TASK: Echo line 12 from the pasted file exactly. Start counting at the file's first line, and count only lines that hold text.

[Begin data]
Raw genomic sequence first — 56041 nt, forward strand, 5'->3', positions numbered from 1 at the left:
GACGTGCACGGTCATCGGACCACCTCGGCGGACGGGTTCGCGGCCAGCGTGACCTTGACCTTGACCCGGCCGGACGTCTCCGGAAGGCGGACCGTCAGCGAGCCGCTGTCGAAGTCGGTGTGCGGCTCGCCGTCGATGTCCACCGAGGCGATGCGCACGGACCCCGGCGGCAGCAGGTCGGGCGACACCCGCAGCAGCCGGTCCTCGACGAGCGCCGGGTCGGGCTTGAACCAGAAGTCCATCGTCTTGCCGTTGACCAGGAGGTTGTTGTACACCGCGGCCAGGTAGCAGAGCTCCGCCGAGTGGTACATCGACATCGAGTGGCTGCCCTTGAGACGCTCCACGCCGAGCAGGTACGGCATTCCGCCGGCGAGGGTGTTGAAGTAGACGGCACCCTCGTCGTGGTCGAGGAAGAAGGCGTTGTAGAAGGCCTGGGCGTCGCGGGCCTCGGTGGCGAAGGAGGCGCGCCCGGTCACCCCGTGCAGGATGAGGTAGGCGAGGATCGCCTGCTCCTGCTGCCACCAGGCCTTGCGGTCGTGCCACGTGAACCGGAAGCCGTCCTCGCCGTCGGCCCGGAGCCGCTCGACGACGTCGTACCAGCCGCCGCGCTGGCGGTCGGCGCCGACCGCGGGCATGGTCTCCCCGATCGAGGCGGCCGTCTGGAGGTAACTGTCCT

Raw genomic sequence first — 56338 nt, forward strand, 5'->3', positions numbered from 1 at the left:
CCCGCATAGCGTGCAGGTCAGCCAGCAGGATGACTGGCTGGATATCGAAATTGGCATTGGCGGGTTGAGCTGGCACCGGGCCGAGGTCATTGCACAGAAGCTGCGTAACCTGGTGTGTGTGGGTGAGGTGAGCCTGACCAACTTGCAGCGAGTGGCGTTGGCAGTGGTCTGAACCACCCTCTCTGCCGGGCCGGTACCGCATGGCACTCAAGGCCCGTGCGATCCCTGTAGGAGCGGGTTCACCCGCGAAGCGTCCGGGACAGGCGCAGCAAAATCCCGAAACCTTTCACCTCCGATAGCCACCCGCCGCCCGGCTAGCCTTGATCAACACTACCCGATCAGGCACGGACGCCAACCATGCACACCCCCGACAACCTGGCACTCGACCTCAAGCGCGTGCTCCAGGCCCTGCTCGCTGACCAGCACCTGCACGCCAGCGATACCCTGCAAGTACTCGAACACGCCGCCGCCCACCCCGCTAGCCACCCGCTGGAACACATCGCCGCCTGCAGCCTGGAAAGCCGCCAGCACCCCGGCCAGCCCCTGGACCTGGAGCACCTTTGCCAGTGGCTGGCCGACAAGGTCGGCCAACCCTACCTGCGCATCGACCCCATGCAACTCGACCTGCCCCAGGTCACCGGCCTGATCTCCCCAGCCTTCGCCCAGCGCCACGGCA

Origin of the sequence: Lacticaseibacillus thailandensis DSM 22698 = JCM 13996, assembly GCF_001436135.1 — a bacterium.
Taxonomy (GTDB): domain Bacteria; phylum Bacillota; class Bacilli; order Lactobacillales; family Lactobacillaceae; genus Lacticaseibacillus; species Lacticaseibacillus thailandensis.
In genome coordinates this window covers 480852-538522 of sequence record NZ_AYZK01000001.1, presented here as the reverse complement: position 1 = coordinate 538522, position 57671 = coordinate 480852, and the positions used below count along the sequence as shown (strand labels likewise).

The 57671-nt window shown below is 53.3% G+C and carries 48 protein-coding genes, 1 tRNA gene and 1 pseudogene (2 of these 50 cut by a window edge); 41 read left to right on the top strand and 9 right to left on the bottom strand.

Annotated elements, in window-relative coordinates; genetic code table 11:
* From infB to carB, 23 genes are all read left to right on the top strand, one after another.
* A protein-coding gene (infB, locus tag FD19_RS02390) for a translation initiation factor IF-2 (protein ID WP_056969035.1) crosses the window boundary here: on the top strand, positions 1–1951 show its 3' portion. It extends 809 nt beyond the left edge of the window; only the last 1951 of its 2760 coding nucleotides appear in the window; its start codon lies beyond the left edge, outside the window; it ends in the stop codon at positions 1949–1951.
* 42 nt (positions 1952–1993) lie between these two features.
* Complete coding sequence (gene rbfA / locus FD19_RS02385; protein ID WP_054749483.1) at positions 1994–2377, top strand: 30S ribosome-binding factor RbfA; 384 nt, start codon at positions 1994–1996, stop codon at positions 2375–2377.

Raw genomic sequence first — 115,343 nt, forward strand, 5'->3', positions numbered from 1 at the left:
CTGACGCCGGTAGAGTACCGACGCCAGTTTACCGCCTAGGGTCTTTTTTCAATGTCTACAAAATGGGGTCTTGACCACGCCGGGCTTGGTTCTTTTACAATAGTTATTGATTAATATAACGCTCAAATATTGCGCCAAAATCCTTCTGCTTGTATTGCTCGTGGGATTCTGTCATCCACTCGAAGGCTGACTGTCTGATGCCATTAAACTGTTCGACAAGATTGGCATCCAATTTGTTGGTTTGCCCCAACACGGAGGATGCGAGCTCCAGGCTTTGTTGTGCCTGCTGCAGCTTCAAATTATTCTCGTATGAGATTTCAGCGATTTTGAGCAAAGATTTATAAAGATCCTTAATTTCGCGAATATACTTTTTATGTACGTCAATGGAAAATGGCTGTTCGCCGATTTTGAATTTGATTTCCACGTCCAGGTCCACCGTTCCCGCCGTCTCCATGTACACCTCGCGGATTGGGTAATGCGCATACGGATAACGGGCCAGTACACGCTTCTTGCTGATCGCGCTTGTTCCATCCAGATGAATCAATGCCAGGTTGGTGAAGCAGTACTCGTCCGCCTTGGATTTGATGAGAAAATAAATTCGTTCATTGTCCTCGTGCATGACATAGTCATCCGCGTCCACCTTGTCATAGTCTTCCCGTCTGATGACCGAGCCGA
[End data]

* 42 nt (positions 1952–1993) lie between these two features.